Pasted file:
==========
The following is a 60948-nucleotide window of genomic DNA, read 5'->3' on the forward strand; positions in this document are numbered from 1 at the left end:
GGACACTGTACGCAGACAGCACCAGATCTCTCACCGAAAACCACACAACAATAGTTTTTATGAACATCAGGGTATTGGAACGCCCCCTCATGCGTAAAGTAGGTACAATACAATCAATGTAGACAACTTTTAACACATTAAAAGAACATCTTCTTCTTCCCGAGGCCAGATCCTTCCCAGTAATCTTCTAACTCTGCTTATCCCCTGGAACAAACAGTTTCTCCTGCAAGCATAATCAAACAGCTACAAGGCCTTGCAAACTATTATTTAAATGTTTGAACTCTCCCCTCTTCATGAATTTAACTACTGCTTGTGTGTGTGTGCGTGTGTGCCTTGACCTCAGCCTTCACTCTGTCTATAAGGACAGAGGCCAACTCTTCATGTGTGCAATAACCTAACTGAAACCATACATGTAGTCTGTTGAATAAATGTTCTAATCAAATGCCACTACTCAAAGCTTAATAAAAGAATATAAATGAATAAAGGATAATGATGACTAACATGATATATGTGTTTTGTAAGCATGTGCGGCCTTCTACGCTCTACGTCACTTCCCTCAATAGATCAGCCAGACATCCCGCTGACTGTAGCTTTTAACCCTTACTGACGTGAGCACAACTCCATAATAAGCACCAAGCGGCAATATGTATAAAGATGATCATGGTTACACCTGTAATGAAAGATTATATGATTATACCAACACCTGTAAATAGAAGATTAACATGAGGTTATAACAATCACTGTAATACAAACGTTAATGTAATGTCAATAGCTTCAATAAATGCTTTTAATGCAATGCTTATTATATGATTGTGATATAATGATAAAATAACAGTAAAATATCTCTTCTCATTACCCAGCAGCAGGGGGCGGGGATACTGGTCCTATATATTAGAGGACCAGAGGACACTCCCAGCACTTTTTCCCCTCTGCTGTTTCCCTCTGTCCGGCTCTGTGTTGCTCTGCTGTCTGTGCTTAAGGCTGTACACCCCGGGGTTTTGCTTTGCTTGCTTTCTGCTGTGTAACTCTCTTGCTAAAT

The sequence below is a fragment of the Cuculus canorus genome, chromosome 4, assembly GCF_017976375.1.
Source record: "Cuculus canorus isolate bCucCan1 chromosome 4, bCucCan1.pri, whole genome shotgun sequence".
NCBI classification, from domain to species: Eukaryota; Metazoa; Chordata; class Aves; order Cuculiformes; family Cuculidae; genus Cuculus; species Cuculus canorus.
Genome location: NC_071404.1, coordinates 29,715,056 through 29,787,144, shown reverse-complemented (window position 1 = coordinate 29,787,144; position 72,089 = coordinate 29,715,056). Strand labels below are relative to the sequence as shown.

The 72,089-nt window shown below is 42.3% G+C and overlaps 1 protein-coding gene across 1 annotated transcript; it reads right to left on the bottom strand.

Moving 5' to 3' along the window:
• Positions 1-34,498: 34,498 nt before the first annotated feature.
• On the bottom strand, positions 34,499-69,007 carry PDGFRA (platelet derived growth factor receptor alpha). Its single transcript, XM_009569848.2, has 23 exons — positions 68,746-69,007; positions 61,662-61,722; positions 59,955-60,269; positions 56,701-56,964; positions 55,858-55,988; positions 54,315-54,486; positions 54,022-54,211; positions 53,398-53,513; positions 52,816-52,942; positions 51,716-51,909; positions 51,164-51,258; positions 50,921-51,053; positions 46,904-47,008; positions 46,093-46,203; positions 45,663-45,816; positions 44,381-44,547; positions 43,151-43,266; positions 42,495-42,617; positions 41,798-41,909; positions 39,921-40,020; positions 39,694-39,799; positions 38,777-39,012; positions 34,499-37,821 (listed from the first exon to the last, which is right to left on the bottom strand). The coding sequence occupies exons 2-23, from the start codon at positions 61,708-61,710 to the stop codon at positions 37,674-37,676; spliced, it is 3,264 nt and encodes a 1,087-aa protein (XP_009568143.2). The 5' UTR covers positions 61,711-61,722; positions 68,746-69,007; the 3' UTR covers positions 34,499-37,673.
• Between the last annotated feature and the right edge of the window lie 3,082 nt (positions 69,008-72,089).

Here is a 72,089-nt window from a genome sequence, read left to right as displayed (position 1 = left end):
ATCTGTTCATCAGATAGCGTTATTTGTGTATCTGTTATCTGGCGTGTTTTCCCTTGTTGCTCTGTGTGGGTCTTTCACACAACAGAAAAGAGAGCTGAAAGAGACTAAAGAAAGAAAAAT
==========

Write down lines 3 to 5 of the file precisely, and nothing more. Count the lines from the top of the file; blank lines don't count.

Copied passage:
The sequence below is a fragment of the Cuculus canorus genome, chromosome 4, assembly GCF_017976375.1.
Source record: "Cuculus canorus isolate bCucCan1 chromosome 4, bCucCan1.pri, whole genome shotgun sequence".
NCBI classification, from domain to species: Eukaryota; Metazoa; Chordata; class Aves; order Cuculiformes; family Cuculidae; genus Cuculus; species Cuculus canorus.